Fleshing out M allows Skyfall to explore loyalty and the sense of duty James Bond has. On its own, Skyfall excels at portraying a bond of trust and loyalty between Bond and M in a way that feels like more than just platitudes of honor and obligation. In Skyfall, protecting the world and MI-6 has a personal component and that binds Bond and M. Daniel Craig and Judi Dench play that brilliantly in the looks between them and the quieter moments their characters share. In fact, this is one of the difficult aspects of Skyfall to accept in context; this version of James Bond is still rather new to M and the level of trust she has in him is uncharacteristic for someone who has had such a history in an office such as hers. The best comparison I can make would be in the Star Trek franchise; the bond between M and Bond in Skyfall is treated as deep as the one between Captain Jean-Luc Picard and Data in Star Trek: First Contact (reviewed here!). The emotion, the love, that leads Picard to singlehandedly brave the Borg to try to rescue Data after everyone else has abandoned the ship in Star Trek: First Contact is viable entirely because that relationship has been developed for years and years over hundreds of missions where the two have shared risks and explicitly depended upon one another and their judgment. Skyfall’s M and Bond asks viewers to make the leap that Bond would have such a trust for M, despite the fact that she has administered from a greater distance (to extend the metaphor, Skyfall is like watching first season Picard exhibit seventh season loyalty and affection for Data; it makes no rational sense in context).
That said, the other aspect of Skyfall that pushes the film up into the higher ranges of an average genre film is the acting. Daniel Craig and Judi Dench have great onscreen chemistry as M takes to the field more and provides Bond with more of a hand’s on direction in Skyfall. Both performers make the character shifts work (and well!) and that change in chemistry makes the film feel fresh. Equally compelling is Javier Bardem as Silva. Bardem is able to be far more expressive than he was as the villain in No Country For Old Men (reviewed here!) and that makes the Skyfall villain feel unsettling and dangerous. Bardem brings energy to his performance that is matched by the younger performers, Naomi Harris and Ben Whishaw, to raise the level of peril in Skyfall; for a change, the Bond villain seems an even match for the resources of MI-6 (not some comic mismatch that makes the success of Bond’s mission seem utterly unrealistic).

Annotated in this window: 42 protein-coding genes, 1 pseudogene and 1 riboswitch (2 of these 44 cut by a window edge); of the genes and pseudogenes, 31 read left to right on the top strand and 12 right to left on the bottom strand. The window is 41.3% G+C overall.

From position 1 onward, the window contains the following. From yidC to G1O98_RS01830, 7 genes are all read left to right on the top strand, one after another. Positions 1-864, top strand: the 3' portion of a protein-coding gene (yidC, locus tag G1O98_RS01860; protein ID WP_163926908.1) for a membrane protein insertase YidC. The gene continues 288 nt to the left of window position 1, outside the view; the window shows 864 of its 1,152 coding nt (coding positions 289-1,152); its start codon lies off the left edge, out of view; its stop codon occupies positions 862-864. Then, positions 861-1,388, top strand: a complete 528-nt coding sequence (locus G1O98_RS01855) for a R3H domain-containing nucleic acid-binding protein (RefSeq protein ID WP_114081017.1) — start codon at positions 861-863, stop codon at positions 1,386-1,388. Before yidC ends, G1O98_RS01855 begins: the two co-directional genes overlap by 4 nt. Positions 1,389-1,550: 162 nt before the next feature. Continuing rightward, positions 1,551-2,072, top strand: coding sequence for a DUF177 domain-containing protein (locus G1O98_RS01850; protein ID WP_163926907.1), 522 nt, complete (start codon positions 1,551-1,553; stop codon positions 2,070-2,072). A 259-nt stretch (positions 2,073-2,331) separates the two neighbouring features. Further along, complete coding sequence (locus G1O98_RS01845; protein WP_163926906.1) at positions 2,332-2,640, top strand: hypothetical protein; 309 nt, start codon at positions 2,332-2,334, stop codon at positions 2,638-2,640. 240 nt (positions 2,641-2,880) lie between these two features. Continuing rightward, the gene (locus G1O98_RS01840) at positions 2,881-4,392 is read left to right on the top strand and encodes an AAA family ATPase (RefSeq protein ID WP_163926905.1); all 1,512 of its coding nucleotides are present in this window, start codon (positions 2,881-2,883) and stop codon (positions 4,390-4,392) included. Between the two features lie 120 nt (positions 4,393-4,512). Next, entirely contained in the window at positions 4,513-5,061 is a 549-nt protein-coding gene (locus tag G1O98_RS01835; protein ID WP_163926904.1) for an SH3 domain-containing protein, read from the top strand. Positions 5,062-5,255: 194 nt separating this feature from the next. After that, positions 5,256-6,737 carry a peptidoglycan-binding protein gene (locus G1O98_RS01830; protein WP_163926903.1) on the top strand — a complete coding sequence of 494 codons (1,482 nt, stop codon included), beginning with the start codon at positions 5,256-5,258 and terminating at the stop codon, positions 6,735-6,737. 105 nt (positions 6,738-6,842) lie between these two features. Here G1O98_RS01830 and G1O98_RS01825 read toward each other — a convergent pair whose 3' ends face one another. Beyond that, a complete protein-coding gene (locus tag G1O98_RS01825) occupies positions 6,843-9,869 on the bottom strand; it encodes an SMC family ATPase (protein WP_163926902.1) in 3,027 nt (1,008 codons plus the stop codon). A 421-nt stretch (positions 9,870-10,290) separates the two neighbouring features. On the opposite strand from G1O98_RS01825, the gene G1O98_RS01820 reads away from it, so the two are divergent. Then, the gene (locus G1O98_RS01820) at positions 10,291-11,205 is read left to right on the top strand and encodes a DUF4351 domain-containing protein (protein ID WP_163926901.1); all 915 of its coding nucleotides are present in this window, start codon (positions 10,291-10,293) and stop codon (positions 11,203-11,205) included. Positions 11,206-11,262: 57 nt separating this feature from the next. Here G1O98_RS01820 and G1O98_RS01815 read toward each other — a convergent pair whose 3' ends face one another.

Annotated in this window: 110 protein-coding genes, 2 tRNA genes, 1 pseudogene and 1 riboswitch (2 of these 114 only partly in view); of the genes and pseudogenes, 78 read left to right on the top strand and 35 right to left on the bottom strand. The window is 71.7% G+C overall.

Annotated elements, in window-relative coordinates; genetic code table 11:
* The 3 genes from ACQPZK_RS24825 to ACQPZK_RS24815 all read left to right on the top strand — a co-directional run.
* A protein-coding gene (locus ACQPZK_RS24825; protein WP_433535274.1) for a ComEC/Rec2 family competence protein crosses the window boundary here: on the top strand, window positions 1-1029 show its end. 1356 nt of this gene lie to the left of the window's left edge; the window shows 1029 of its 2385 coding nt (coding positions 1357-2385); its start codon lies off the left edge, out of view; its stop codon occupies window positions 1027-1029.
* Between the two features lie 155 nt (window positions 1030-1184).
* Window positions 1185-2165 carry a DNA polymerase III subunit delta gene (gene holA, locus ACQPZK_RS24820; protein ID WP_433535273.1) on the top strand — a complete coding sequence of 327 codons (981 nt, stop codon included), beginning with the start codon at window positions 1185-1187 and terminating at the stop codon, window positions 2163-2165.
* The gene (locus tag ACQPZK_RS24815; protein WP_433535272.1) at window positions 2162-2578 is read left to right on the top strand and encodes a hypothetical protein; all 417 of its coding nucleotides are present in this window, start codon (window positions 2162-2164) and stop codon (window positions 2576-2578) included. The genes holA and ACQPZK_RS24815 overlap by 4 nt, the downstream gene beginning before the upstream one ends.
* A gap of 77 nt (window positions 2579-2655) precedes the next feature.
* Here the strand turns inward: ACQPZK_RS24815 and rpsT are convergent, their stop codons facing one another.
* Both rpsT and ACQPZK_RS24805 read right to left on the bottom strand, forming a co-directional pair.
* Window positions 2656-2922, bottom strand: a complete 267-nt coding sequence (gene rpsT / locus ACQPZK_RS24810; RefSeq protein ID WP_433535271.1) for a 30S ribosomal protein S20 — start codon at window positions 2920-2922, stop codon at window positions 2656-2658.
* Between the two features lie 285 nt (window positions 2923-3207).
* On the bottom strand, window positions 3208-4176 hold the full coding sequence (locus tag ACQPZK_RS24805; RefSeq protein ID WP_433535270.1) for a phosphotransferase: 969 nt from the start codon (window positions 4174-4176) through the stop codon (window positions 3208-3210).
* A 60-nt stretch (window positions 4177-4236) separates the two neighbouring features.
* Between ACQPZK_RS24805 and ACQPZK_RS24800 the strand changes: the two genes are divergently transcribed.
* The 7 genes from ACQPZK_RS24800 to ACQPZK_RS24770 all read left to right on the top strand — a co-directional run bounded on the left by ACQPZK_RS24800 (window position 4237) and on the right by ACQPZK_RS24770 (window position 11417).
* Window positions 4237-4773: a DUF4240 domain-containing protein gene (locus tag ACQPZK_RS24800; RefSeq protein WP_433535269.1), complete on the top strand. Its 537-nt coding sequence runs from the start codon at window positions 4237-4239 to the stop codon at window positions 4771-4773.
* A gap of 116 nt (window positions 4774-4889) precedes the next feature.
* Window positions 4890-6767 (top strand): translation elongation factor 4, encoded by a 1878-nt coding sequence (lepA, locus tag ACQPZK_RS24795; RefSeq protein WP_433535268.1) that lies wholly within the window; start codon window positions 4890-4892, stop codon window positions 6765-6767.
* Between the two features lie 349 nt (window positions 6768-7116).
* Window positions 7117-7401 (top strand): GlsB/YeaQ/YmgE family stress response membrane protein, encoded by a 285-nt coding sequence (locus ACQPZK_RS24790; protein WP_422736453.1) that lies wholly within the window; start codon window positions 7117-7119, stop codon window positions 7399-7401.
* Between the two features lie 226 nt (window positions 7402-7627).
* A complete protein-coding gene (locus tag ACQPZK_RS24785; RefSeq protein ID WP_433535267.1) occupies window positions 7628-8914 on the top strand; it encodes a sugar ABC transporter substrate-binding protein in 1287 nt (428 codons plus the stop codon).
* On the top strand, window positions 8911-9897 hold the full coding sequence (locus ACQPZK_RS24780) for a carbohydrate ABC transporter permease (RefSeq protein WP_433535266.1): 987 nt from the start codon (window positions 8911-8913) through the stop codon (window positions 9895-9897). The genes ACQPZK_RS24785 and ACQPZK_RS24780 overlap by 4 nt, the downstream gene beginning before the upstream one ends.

As Skyfall develops, the film becomes a battle of wills and strategy between Bond and Silva and the credibility and gravitas of the actors sells the conflict. After so many James Bond movies that feel like generic action-adventure (and innumerable action adventure films that seem derivative of James Bond), Skyfall redresses and reinvigorates the spy drama well-enough to recommend it.
For other James Bond films, please check out my reviews of:
Die Another Day
Quantum Of Solace
For other film reviews, be sure to check out my Movie Review Index Page for an organized listing!
© 2012 W.L. Swarts. May not be reprinted without permission.